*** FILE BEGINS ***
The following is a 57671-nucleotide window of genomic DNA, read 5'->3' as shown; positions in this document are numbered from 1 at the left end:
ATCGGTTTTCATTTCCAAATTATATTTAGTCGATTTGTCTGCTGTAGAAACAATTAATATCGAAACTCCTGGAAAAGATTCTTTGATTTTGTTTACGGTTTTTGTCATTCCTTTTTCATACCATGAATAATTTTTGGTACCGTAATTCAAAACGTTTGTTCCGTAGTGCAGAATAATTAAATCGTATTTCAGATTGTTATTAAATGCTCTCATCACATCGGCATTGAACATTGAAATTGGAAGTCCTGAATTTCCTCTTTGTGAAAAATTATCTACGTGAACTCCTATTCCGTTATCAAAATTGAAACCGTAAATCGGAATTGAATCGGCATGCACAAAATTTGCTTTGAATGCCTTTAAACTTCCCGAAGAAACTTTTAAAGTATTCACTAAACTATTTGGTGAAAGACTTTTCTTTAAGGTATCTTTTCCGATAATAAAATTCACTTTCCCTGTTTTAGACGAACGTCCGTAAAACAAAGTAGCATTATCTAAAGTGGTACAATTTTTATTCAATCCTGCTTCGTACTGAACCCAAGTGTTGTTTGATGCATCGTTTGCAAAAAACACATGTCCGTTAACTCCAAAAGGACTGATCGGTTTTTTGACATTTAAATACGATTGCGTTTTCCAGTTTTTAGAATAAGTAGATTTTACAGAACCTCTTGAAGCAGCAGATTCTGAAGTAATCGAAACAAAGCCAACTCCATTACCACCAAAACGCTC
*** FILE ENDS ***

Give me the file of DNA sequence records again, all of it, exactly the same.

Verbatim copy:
The following is a 57671-nucleotide window of genomic DNA, read 5'->3' as shown; positions in this document are numbered from 1 at the left end:
ATCGGTTTTCATTTCCAAATTATATTTAGTCGATTTGTCTGCTGTAGAAACAATTAATATCGAAACTCCTGGAAAAGATTCTTTGATTTTGTTTACGGTTTTTGTCATTCCTTTTTCATACCATGAATAATTTTTGGTACCGTAATTCAAAACGTTTGTTCCGTAGTGCAGAATAATTAAATCGTATTTCAGATTGTTATTAAATGCTCTCATCACATCGGCATTGAACATTGAAATTGGAAGTCCTGAATTTCCTCTTTGTGAAAAATTATCTACGTGAACTCCTATTCCGTTATCAAAATTGAAACCGTAAATCGGAATTGAATCGGCATGCACAAAATTTGCTTTGAATGCCTTTAAACTTCCCGAAGAAACTTTTAAAGTATTCACTAAACTATTTGGTGAAAGACTTTTCTTTAAGGTATCTTTTCCGATAATAAAATTCACTTTCCCTGTTTTAGACGAACGTCCGTAAAACAAAGTAGCATTATCTAAAGTGGTACAATTTTTATTCAATCCTGCTTCGTACTGAACCCAAGTGTTGTTTGATGCATCGTTTGCAAAAAACACATGTCCGTTAACTCCAAAAGGACTGATCGGTTTTTTGACATTTAAATACGATTGCGTTTTCCAGTTTTTAGAATAAGTAGATTTTACAGAACCTCTTGAAGCAGCAGATTCTGAAGTAATCGAAACAAAGCCAACTCCATTACCACCAAAACGCTC